Recent Report Debunks Notions About Millennial Home Buyers

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The Federal Savings Bank shares news of how millennial home buyers are interested in purchasing a property.

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Seventy-five percent of respondents said homeownership is an important long-term goal

The Federal Savings Bank highlights that despite what analysts are saying about millennials, the generation is as interested in homeownership as previous ones.

This sentiment was revealed on September 16th by a Demand Institute survey of more than 1,000 millennial households. The think tank sought to understand where millennials currently live, where they plan to move and what they want out of a home.

One key point from the study is millennials are not doomed to live in their parent’s basement into middle age. A July 26ht survey titled “The recession spurred a multigenerational household resurgence” from Pew Research found many millennials are living in multigenerational households - usually their parent's - due to the effects of the recession, and other reports have noted an increase in the number of young adults moving home. While this is true, the Demand Institute data forecast growth for the number of households headed by millennials.

"Today, there are just 13.3 million households headed by millennials, but this number will swell to 21.6 million by 2018, and they will spend more than $2 trillion on rent and home purchases combined - more on a per-household basis than any other 'generation' over the next five years," the report read.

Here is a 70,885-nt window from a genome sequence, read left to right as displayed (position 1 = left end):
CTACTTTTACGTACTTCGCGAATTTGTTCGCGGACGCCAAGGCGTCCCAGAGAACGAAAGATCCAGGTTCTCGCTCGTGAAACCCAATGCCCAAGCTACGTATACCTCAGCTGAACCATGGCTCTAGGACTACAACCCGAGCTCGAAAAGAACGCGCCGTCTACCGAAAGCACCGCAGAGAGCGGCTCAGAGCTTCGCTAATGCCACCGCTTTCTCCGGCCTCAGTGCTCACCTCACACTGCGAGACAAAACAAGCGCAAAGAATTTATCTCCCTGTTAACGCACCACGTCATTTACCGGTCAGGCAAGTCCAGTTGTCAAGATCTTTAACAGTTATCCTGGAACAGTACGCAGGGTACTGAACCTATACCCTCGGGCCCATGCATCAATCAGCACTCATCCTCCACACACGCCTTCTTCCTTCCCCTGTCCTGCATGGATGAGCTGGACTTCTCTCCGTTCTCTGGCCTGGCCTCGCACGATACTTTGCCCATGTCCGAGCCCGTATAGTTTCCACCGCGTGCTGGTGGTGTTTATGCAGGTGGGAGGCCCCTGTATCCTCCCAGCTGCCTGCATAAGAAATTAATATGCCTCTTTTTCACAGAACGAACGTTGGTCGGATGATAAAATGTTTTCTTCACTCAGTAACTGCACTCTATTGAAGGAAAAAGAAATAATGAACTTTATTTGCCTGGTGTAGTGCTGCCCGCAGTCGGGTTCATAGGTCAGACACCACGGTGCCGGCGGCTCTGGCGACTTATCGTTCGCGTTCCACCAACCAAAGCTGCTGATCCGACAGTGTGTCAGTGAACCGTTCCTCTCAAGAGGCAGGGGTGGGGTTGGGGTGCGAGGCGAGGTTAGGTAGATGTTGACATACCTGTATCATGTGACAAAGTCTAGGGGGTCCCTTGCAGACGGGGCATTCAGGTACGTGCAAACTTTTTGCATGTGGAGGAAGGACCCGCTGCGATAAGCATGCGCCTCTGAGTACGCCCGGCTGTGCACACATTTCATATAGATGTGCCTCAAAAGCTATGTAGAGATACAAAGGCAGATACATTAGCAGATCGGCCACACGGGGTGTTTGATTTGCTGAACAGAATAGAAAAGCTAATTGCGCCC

Homeownership is still valued
In addition to the notion that millennials wouldn't fly the nest for years, some analysts have said millennials don't see homeownership as a necessity. Rather than staying in one place, this generation is seen as a mobile group that rents for more flexibility. However, 60 percent of respondents for the Demand Institute survey said they plan to purchase a home, and 24 percent reported they already own a home. Meanwhile, only 16 percent said they don't plan to purchase.

"Nor has the recent crash in home prices led millennials to believe homeownership is a poor investment," the report read. "Based on stated aspirations, there is no indication that this generation will be any less likely than previous generations to own their homes."

Seventy-five percent of respondents said homeownership is an important long-term goal, and 73 percent reported a home is a good investment. While millennials are confident about becoming homeowners, one consensus among analysts is members of this generation are delaying their aspirations of owning a home, The Washington Post reported on September 17th. Typically educational and career goals come first.

Seeking alternative paths to homeownership
Another prevailing sentiment is millennials will be a vital part of economic and housing market growth for the next few years. Given that they account for the largest share of first-time home buyers, their home buying activity is crucial for continued improvements for the real estate industry. Economists believe the key underpinning for growth in the number of millennial households is a strengthened economy characterized by higher wages and an expanding labor market. The Demand Institute said many millennials have turned to alternative paths to homeownership to overcome income and other challenges of today's housing market.

"So it follows that they are open to new approaches to home finance, including a lease-to-own approach in which a renter accrues equity and is then given the option to purchase the home," the report explained.

To learn about first-time home buyer programs that can help millennials achieve their dreams of owning a home, contact the Federal Savings Bank, a veteran owned bank.

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